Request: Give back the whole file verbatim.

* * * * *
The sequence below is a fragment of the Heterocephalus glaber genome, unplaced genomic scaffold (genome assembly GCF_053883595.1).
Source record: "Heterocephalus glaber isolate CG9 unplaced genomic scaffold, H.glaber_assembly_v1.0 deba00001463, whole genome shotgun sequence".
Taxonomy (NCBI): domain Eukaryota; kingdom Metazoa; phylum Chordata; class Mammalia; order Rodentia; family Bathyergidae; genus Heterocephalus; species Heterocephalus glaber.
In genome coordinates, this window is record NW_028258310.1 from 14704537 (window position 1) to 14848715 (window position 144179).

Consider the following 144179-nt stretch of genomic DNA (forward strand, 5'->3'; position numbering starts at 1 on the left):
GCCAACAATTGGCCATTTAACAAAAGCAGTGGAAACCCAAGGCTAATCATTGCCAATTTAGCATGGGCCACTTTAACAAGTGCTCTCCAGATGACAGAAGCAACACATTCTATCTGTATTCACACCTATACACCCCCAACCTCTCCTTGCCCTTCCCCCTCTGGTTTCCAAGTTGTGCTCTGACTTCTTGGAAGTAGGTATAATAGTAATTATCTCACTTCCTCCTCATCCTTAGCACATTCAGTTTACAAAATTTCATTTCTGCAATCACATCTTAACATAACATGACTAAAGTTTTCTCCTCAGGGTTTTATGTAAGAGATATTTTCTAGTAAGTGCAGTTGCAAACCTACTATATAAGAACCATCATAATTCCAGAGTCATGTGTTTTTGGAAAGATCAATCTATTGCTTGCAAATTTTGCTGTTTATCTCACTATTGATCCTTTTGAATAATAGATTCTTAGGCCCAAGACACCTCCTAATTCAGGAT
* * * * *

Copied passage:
The sequence below is a fragment of the Heterocephalus glaber genome, unplaced genomic scaffold (genome assembly GCF_053883595.1).
Source record: "Heterocephalus glaber isolate CG9 unplaced genomic scaffold, H.glaber_assembly_v1.0 deba00001463, whole genome shotgun sequence".
Taxonomy (NCBI): domain Eukaryota; kingdom Metazoa; phylum Chordata; class Mammalia; order Rodentia; family Bathyergidae; genus Heterocephalus; species Heterocephalus glaber.
In genome coordinates, this window is record NW_028258310.1 from 14704537 (window position 1) to 14848715 (window position 144179).

Consider the following 144179-nt stretch of genomic DNA (forward strand, 5'->3'; position numbering starts at 1 on the left):
GCCAACAATTGGCCATTTAACAAAAGCAGTGGAAACCCAAGGCTAATCATTGCCAATTTAGCATGGGCCACTTTAACAAGTGCTCTCCAGATGACAGAAGCAACACATTCTATCTGTATTCACACCTATACACCCCCAACCTCTCCTTGCCCTTCCCCCTCTGGTTTCCAAGTTGTGCTCTGACTTCTTGGAAGTAGGTATAATAGTAATTATCTCACTTCCTCCTCATCCTTAGCACATTCAGTTTACAAAATTTCATTTCTGCAATCACATCTTAACATAACATGACTAAAGTTTTCTCCTCAGGGTTTTATGTAAGAGATATTTTCTAGTAAGTGCAGTTGCAAACCTACTATATAAGAACCATCATAATTCCAGAGTCATGTGTTTTTGGAAAGATCAATCTATTGCTTGCAAATTTTGCTGTTTATCTCACTATTGATCCTTTTGAATAATAGATTCTTAGGCCCAAGACACCTCCTAATTCAGGAT